Karen Church, CEO of ELGA Credit Union, has been selected as Cityzen of the Year! She is the third person MCM has recognized as one who is an advocate for the community and goes above and beyond to make it a better place through volunteerism and service. And this is a very special year for Church, as she will retire in February 2022. Church sat down with MCM to talk about her love for her community, her years with the credit union, her service in the City of Flint and plans for the future. “I’m a little bit sad,” Church admits. “ELGA CU has been my life for 45 years.”
Church was born in Flint, one of seven children. Her father owned an appliance store in Flint where she started working at a very young age. Then, her parents picked up and moved the family to the country, to the small town of Otisville. Wanting to work and attend school at the same time, Church asked a teacher if she could participate in a co-op program. At the time, Lakeville MHS had no co-op program, so Church helped create one and began working at ELGA Credit Union during her senior year. After a couple years’ break, she returned to the credit union as a full-time employee. She started out stuffing envelopes, then became a teller, a lender, and held other positions until 1993, when she was selected as the CEO. “The more I learned, the more I was given to do!” she exclaims.
ELGA Credit Union grew from a single location to 14 branches – from $100 million in 2001 to $1.2 billion in assets today. “I have an amazing team of people who do a great job,” she shares. “I’m just their coach and cheerleader.” She is especially proud of one of the newest branches, located in Downtown Flint on Saginaw Street. “We had wanted a Downtown Flint branch since 2001,” she says. “I love our Downtown Branch. We are part of the Downtown atmosphere. It was a good move for us.”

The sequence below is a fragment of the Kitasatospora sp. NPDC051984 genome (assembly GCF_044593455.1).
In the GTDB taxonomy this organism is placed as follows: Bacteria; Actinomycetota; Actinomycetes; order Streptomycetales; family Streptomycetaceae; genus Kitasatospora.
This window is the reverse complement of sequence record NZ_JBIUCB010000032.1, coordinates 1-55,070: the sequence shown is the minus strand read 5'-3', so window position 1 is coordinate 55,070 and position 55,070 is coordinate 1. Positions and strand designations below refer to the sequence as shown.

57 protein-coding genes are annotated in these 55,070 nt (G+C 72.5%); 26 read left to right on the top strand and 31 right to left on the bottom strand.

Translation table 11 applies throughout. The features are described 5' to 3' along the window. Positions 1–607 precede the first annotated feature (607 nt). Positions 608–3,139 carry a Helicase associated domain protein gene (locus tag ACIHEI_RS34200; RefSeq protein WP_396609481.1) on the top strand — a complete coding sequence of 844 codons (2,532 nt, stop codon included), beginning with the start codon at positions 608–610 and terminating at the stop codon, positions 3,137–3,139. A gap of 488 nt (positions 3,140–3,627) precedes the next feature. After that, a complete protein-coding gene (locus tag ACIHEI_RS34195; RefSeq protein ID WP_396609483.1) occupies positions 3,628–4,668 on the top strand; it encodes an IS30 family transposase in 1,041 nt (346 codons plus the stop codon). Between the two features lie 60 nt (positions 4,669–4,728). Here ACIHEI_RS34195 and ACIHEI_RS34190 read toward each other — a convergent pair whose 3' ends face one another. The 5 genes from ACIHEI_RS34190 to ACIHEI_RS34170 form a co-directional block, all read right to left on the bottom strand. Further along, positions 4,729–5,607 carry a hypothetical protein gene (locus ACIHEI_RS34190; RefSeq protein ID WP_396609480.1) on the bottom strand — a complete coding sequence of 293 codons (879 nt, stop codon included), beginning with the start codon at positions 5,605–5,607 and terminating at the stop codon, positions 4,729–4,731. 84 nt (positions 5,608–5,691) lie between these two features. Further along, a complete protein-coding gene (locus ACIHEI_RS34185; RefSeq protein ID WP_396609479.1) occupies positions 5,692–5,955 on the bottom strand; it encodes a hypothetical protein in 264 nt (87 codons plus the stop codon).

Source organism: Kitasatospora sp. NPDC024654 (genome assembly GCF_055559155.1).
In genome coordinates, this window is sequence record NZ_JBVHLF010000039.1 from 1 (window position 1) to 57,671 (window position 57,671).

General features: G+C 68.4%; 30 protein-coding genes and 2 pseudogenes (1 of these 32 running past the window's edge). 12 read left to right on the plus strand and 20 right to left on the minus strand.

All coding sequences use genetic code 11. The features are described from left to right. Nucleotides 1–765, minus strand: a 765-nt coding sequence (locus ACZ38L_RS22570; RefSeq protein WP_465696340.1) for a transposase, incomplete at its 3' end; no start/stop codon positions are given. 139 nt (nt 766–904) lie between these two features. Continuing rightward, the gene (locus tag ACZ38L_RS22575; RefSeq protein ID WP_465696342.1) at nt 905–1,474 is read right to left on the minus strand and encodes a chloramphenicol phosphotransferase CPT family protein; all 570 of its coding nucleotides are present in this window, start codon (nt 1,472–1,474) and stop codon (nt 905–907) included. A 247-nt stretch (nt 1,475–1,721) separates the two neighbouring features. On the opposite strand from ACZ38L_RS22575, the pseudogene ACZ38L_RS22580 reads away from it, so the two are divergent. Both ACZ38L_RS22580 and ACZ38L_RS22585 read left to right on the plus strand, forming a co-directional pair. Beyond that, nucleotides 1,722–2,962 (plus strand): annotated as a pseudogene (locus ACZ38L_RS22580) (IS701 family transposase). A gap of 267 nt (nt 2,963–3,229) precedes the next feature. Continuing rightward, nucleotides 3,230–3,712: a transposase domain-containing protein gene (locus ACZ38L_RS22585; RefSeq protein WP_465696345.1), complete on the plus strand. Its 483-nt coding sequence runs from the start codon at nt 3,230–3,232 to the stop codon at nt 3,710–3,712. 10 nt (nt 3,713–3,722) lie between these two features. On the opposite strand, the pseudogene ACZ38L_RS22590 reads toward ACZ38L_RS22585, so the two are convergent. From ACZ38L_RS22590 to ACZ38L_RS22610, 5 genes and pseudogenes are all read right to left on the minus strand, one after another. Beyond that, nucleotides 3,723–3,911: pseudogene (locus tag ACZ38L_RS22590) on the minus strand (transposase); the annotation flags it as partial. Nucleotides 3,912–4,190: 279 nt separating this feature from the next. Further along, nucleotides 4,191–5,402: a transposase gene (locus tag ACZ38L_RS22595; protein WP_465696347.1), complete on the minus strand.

Volunteerism and community service was and is a priority for ELGA CU. Church has served on the Catholic Charities Board of Directors for six years. “I had my eyes opened to the needs of the city and to all that Catholic Charities provides,” she says. “They really fill in the gap to meet the needs of those who live in poverty.”
What Church appreciates most is seeing those in need walk through the doors of Catholic Charities without being judged. She remembers an evening when she walked into a Catholic Charities board meeting and saw a father and his young children waiting outside. After inquiring why they were there, Church was told they were waiting for the Warming Center to open. “It was cold outside and it never occurred to me that children would be going to the Warming Center,” she remembers. So, after the meeting, she decided to go to the Warming Center and see for herself what it was like. There were three families with children there. “They were laying on the floor. There were no beds, and they were laying with their heads on the table,” she recalls. “Each one had a different story. It broke my heart and I cried on the way home. I plan to work more on improving the homeless situation after I retire.”
Church has been working on Catholic Charities’ Tiny Home Project which will hopefully kick off in the spring. “There are plans for 20 tiny homes for the homeless (on Saginaw Street),” she reports. “We hope to give people a place they can call home.” She is also involved in working on the St. Michael’s Catholic Church remodel, a project that is dear to her heart.
MCM asked Church some questions about the importance of volunteerism and community service in her life.
What motivates you to volunteer?